R.I.P Warren Miller

01252018_Warren-Miller_081350-780x494Los Angeles seems an unlikely spot responsible for rekindling my love of skiing, but it was in a tiny, temporary apartment a block south of Artesia Boulevard where I discovered Warren Miller’s buttery voice and found motivation in his unrestrained passion for winter.

My roommate worked for his then small Warren Miller Entertainment on Pier Avenue in Hermosa Beach, Calif., and he floated me and our neighbor Al free tickets to the December 1987 showing of “White Winter Heat.” I was hooked. And Warren’s sign-off, “If you don’t do it this year, you will be one year older when you do” became my battle cry.

Not a winter has gone by where I haven’t sat excitedly, like a squirming kid in a crusty theater seat jones-ing for his movie and winter. And I haven’t missed a season since; I’ve even been fortunate enough to spend 100+ days sliding on snow for many of them, too.

Warren was brilliant: He made shredding down any slope – green or double black, on or off piste – cool and inclusive and relatably fun. Like that posse of 80-year-old’s skiing the powdery side-country of Washington State’s Crystal Mountain Ski Resort: Knee deep, blower conditions in one-pieces and grins all around. Or his spectacularly perfect capture of 70s ski-towns; the kitsch, the culture, and the rainbow suspenders.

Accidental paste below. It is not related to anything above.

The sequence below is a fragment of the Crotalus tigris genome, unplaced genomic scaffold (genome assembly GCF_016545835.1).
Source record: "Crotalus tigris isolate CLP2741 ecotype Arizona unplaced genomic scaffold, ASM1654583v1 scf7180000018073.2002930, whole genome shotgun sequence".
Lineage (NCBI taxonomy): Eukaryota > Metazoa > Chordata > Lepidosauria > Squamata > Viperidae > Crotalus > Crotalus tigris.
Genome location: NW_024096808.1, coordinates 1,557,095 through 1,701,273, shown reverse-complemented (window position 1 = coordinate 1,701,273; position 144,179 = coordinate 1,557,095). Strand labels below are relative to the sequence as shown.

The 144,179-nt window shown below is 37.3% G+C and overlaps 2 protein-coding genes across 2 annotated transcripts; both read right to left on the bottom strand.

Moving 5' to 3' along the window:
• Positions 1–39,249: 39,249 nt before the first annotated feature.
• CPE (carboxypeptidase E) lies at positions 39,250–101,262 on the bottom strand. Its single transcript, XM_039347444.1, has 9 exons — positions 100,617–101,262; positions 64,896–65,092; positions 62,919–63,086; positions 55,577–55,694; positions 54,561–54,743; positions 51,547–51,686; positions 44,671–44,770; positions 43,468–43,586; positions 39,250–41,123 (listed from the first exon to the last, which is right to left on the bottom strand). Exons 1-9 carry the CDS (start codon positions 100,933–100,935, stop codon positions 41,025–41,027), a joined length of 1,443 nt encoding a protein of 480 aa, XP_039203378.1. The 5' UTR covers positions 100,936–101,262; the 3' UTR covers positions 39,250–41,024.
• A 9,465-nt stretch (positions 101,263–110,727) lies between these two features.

Thanks to my Dad, I started skiing when I was 5 and, thanks to Warren, I plan to ski into my 90s. Rest in Peace Warren, you are already deeply missed.


Why I write.

There is nothing to writing. All you do is sit down at a typewriter and bleed.”
― Ernest Hemingway

It occurred to me on a cloudy Wednesday morning that I needed to escape. The kind of getaway akin to being so engrossed in a story I can’t help but cheat and flip to the end to find out what happens. It was essential I lose myself in another place so I could expel an escalating melancholic energy; the sort of malaise that occasionally takes hold when a project I’ve been working on finishes or another I’m excited about falls through. Continue Reading